His interest in redeeming grace, and his ardent admiration of its surpassing glories, do not induce the enlightened christian to pass by the hourly mercies, which he and others receive from the all-bountiful providence of the great Supreme. On the contrary, taught by the light of revelation to refer all things to God, and to recognize every exertion of his power, and every arrangement of his providence, as an indication of his character, and a means of becoming more acquainted with his name, he meditates on them with pleasure, and deduces from them lessons of confidence, thankfulness, and love. The orderly succession of the seasons, as appointed by the great governor of the universe, will not fail to attract his attention; and after a season like the present, when the earth has “ yielded her increase,” and the abundance of the harvest has been gathered in, under a most auspicious sky, his devout recognition of the unfailing beneficence of Providence will assuredly be secured ; especially as many have been the forebodings of a late and miserable season, and an injured and

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Vol. 5.- N.S.


Notwithstanding the groundless fears of many, and the wild and superstitious notions of others, the seasons continue in their orderly revolution, and “the earth yields her increase.” The law by which these are appointed, is recorded in the pages of holy writ. “ While the earth remaineth, seedtime and harvest, and cold and heat, and summer and winter, and day and night, shall not cease.” This is a law the influence of which extends to the end of time. There will be no serious interruption of it while the earth remaineth. It is a law which affects all climates, whether in the temperate or torrid zone. The regular and orderly succession of the seasons shall be continued. There may be, as there is in different climates, a diversity of the seasons, or a difference in their arrangement. As in Palestine and Arabia, the order and division mentioned in the sacred text obtains, while in Europe we have our four seasons, and in parts of the torrid and frigid zone, other variations obtain ; but the law teaches us, that in every climate there shall be an orderly and regular succession of seasons from year to year.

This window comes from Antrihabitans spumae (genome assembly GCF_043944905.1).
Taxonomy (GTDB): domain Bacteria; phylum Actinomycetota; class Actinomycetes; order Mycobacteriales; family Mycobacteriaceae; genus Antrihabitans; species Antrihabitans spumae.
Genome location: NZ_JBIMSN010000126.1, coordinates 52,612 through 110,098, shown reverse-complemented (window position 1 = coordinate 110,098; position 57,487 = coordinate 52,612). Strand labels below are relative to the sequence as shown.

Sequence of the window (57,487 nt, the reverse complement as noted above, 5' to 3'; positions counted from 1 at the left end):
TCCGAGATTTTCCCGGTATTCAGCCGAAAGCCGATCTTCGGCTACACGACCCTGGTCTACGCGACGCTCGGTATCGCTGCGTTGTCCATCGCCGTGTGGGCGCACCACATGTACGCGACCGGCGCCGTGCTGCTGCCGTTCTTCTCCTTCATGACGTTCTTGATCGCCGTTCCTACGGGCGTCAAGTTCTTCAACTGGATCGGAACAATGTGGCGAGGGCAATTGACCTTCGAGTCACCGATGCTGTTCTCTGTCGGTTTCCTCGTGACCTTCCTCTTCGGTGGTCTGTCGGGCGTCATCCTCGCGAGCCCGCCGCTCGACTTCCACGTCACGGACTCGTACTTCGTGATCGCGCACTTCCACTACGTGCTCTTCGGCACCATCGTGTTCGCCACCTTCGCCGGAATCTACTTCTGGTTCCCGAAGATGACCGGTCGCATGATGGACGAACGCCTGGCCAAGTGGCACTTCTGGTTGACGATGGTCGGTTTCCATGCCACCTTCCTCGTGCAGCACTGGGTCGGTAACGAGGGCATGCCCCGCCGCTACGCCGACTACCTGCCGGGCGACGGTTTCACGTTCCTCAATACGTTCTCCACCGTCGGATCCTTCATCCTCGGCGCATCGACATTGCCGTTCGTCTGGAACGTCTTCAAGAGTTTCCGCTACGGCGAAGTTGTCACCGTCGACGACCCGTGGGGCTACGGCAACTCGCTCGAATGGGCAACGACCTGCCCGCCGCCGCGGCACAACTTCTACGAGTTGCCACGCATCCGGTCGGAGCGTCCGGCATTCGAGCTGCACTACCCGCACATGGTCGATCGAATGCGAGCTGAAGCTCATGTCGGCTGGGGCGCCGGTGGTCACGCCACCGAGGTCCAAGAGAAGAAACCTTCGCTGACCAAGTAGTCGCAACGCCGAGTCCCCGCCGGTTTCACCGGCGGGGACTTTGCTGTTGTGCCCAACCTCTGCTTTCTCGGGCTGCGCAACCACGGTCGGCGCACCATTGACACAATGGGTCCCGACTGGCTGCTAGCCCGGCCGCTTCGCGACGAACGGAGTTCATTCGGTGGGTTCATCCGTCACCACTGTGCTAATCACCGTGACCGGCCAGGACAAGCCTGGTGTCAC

A law like this could be made and carried out only by him who made the world. He who created all things, who fixed and balanced the system of universal nature, who, “hung the earth upon nothing," who created the heavens, “who bringeth out their host by number, and calleth them all by names by the greatness of his might, who is strong in power;" he only could give effect to this expression of his will. All the material universe, the hosts of heaven, passively obey the volitions of his infinite and unerring mind, and receive the impulse of such laws as he communicates unto them. He ordained the orderly revolutions of his glorious works, established the course of the seasons, and causes them, with their respective signs, in all their beauteous variety and order, to maintain a regular and perpetual succession.

He also appointed the lights in heaven to be “ for signs and for seasons, and for days, and for years. If with unlearned gaze we contemplate these his glorious works, we receive, through the magnificence of the creation, sublime conceptions of the power and majesty of the Supreme; but when we survey them through the medium of the discoveries of science, and behold whole systems of ponderous worlds, and our minds sink into the remote depths of boundless space, amid innumerable suns and systems, we are lost in the immensity and grandeur of the visible universe, and instinctively shrink into insignificance before him who made them by his word, who “spake, and it was done—who commanded, and it stood fast.”

When considering the appointed succession of the seasons, there can be no impropriety in availing ourselves of the instructions of science, as well as revelation, as they tend to assist us, in beholding with intelligent admiration the wisdom and power of the architect and ruler of universal nature. Elementary instructions in the noble science of astronomy* teach that the earth has been discovered to be a globe or sphere, about eight thousand miles in

* What is called astrology, is denominated by its votaries a "divine” science. The writer believes it is no science at all. The Scriptures of truth speak with contempt of "astrologers and star-gazers," and those who profess to predict future events by the position of the heavenly bodies, and class them with soothsayers, necromancers, and jng. glers. Nothing surely can be more pitiable than their pretentions, except it be the miser. able discrepancy which exists between their predictions and the events. That such follies should revive in an age like this, when many old and exploded snperstitions find new abettors, perhaps is not wooderful, but that any person professing a devout and saving acquaintance with divine truth, should patronize them, is a marvel.

diameter, and twenty-four thousand miles in circumference—that it revolves on its own axis once in twenty-four hours, and thus by turning every side successively to the sun, produces the constant interchange of day and night --that it also has an annual motion, moving at an immense distance round the sun as its centre, accomplishing this circuit in 365 days and about six hours, which is a proper solar year—that the axis of the earth, or the imaginary line round which the earth revolves from day to day, is not vertical or upright, considered as to the plane or level of its annual orbit, but that it inclines from the perpendicular about twenty-three and a half degrees, and that it is to this simple and interesting arrangement of the all-powerful architect, we are indebted for the variation